Friday, March 9, 2012

The Hard Bounce

We live in a world that instigates relentlessly the marvel of change in each of the moments we survive. There is a way in which we all read even the concept of change itself, so similar to other things that merely undergo the overwhelming impact of change.

Most changes occur as a reaction to the ever poignant concern for survival. And some other changes are an expression of the self.

This story will tell you the rest. Any insinuations about the meaning the story suggests are welcome.

Once a young boy was walking back home from his new school. His father was a government employee and so his family had to change places according to the transfers the man received in his service.

There was an old building the boy had to cross to reach the turn in the road to his house. Usually the area was deserted with not a single sign of human beings present nearby.

The boy heard foot-steps that day. He looked back.

There was no one. He walked but stumbled upon something and fell. It was a rope, stretched tight into some invisible jut inside one of the rooms in the old building.

The boy looked inside, there was a window that was open and a head that stuck out. It was a classmate of his. He had seen the boy in the class, but hadn’t talked or sat close by.

The boy stood up and dusted his trousers. He heard more foot steps. Before long he found himself surrounded by some other boys.

“So you are the new boy?” one of them who seemed the head of the gang asked, “Look Shaji, is he the one who took away your chance to answer the teacher’s question?”

The boy called Shaji, who was waiting on the window, now came near and said yes.

So that was the reason of this meeting, the boy thought. That was his first day in class and he didn’t know the local conventions. He answered the questions correctly as soon as the teacher shot them. It should not have happened.

The new comers should not have interfered in the proceeding of the old monopoly, even if there was no harm done to anyone. Even if the questions were asked, you must wait for your chance to answer it, whatsoever the teacher told them.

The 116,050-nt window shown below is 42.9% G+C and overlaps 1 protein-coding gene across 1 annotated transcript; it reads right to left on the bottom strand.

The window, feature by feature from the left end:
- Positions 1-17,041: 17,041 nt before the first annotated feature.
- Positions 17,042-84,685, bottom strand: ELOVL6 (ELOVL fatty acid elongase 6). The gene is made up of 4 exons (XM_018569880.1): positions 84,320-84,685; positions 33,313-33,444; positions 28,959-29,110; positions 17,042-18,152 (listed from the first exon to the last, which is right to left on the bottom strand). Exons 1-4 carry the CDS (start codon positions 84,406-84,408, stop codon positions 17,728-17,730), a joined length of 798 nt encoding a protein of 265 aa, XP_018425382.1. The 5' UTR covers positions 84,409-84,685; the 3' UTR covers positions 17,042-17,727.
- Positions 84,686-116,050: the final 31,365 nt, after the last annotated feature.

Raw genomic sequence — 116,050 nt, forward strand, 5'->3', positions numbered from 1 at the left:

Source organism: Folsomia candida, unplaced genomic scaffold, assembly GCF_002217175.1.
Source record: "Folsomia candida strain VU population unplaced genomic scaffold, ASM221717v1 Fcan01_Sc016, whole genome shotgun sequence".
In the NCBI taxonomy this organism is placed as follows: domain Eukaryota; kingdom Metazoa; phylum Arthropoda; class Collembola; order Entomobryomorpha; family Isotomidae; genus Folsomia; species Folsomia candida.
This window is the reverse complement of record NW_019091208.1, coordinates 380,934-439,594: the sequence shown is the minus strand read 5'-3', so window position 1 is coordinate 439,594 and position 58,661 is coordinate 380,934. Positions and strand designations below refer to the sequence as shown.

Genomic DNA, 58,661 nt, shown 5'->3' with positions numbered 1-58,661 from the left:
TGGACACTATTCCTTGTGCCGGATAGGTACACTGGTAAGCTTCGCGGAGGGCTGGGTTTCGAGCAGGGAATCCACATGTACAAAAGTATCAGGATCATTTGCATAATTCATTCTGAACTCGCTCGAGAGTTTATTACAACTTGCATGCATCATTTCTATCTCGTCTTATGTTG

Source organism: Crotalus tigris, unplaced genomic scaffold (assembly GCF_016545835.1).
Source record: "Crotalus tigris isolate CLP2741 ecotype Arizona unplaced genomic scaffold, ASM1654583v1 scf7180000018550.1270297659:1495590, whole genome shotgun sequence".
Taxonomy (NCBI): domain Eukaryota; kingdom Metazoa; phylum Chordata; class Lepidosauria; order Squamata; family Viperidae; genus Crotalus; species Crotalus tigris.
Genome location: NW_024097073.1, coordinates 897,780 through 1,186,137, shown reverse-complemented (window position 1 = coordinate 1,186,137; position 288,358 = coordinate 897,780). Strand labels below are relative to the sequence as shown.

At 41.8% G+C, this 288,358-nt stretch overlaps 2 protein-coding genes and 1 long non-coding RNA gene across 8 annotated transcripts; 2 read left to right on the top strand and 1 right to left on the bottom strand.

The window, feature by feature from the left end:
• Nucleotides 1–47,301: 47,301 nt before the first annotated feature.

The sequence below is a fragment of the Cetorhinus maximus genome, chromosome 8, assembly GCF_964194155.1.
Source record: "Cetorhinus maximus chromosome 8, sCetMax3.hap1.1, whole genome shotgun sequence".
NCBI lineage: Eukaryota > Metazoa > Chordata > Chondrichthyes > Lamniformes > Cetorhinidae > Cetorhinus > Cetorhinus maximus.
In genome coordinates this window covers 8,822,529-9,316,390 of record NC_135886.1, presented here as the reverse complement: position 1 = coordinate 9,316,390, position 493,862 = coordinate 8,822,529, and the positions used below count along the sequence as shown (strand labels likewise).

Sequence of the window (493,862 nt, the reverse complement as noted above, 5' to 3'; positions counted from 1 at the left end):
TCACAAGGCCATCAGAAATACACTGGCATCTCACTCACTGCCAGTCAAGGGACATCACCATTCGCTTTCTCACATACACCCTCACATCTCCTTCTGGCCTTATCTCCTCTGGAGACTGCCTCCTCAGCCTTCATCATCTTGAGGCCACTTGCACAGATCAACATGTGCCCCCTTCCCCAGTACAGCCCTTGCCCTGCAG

“We didn’t know the correct answer, but we are poor people, aren’t we? We are important that you, you rich!!” Shaji erupted.

That was that: being poor meant he was from a lower cast and economically poor. They were the protected. No one must question their space, or rights.

“But the teacher said anyone can answer,” the boy said, making his second mistake.

The gang leader pushed him hard. But that was a chance of escape too.

The boy ran away from them, knowing well that he was followed and that he had to reach home to be safe. There at the turn of the path, he found his father talking with a stranger. He ran to his father and told him that there was some homework to do.  

The boy didn’t tell his father the real reason for running back home, which he usually never did. In the corner of his eyes he saw the boys withdrawing at the possible danger of nagging their prey in front of the older man and his friend.

From that day onwards the boy started a new routine, a new practice—martial arts.

The next day they waited for him at the exact same place and pushed him down; the day after that they pushed him down and kicked. The third day they ran after him. The fourth day, he gave the leader of the boys a powerful smack on his nose.
Image Courtesy: Google
Seeing this Shaji came forward, he too faced the same destiny. They were four and they all received blows powerful enough that they all crawled back home. But the boy followed them with the arm of a palm leaf, and attacked them.

“We apologize, we apologize,” Shaji cried out. That was the trick, the boy knew; that was the word they all relied upon at the end of a losing fight. He kept beating them.

“Don’t beat us anymore,” the leader cried out this time.

“Then apologize at my name,” the boy said.

“What’s your name?” the leader asked.

Shaji came to his rescue, “Lal,” he said.

“Lal, we all apologize for our mistakes, forgive us.”

The boy didn’t say anything to anyone in his school and home. The thugs could always come back for him. But they didn’t.

Image Courtesy: Google
He changed something, and became something. Good or bad is another issue, he is alive now and is not dead with anymore tortures from the cast maniacs—that is what matters.

I am changing my blog design a bit. Hope you find it interesting, and lively. At my decision to rework the subtitle or blog description, I found the new one more close to my personal and Cosmic existence. I am an artist, a writer, you give me freedom and I give you beauty.

My freedom is your beauty.      

Well, now you might ask me what happened to the boy.

They boy is in a good position now, because he received scholarships and grants that the government allots for people from reserved category; he belonged to the same cast as Shaji.

There was a difference, though; and it was in thinking.

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